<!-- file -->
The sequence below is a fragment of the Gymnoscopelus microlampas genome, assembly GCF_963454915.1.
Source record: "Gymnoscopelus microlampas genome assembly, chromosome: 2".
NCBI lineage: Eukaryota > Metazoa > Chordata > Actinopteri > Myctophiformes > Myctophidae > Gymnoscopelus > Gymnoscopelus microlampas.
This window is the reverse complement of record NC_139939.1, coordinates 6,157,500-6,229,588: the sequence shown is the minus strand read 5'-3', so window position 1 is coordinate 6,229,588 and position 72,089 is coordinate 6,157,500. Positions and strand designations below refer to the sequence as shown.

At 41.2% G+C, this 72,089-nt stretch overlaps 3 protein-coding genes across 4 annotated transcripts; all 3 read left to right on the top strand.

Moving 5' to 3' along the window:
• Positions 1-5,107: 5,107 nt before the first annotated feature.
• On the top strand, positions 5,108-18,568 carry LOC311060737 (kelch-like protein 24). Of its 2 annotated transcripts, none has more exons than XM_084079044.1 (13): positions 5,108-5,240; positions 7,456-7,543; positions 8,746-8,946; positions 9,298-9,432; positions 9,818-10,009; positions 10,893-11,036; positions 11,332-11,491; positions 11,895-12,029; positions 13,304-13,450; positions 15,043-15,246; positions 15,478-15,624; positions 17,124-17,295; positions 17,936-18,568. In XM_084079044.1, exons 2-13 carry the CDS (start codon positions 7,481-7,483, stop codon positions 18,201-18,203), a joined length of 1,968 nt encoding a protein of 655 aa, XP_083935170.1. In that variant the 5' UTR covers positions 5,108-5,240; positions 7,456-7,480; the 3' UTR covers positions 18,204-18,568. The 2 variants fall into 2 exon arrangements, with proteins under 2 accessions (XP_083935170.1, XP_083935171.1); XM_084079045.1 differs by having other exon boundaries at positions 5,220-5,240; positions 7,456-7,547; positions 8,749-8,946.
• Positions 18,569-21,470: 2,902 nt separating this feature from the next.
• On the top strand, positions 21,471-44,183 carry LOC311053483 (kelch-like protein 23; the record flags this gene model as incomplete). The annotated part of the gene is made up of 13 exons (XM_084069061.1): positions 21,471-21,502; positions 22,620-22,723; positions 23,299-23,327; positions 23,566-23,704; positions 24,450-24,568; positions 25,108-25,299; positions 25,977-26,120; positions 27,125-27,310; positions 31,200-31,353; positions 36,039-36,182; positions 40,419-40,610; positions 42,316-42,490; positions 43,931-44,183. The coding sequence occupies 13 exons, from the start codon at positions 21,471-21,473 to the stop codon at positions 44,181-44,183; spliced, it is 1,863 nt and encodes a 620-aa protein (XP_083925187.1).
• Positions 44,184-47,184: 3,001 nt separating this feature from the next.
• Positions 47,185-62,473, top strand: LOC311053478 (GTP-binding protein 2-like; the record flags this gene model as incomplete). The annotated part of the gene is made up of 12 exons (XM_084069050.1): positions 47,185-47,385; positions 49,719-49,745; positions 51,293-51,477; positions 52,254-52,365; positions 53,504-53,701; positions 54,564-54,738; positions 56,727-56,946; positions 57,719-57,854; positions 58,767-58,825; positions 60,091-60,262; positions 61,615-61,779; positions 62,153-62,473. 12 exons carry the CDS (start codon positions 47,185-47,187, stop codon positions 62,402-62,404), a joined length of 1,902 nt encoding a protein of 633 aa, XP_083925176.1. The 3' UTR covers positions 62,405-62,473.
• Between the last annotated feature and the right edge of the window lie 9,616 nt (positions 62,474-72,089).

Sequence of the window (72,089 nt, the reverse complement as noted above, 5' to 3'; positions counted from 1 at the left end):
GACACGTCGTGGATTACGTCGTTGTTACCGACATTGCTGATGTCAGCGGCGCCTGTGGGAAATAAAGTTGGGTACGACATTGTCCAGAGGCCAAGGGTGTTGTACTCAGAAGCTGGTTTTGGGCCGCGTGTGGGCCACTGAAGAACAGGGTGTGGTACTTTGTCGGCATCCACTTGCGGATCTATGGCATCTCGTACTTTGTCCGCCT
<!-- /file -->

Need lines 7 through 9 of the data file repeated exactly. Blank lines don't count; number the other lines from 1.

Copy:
• Positions 1-5,107: 5,107 nt before the first annotated feature.
• On the top strand, positions 5,108-18,568 carry LOC311060737 (kelch-like protein 24). Of its 2 annotated transcripts, none has more exons than XM_084079044.1 (13): positions 5,108-5,240; positions 7,456-7,543; positions 8,746-8,946; positions 9,298-9,432; positions 9,818-10,009; positions 10,893-11,036; positions 11,332-11,491; positions 11,895-12,029; positions 13,304-13,450; positions 15,043-15,246; positions 15,478-15,624; positions 17,124-17,295; positions 17,936-18,568. In XM_084079044.1, exons 2-13 carry the CDS (start codon positions 7,481-7,483, stop codon positions 18,201-18,203), a joined length of 1,968 nt encoding a protein of 655 aa, XP_083935170.1. In that variant the 5' UTR covers positions 5,108-5,240; positions 7,456-7,480; the 3' UTR covers positions 18,204-18,568. The 2 variants fall into 2 exon arrangements, with proteins under 2 accessions (XP_083935170.1, XP_083935171.1); XM_084079045.1 differs by having other exon boundaries at positions 5,220-5,240; positions 7,456-7,547; positions 8,749-8,946.
• Positions 18,569-21,470: 2,902 nt separating this feature from the next.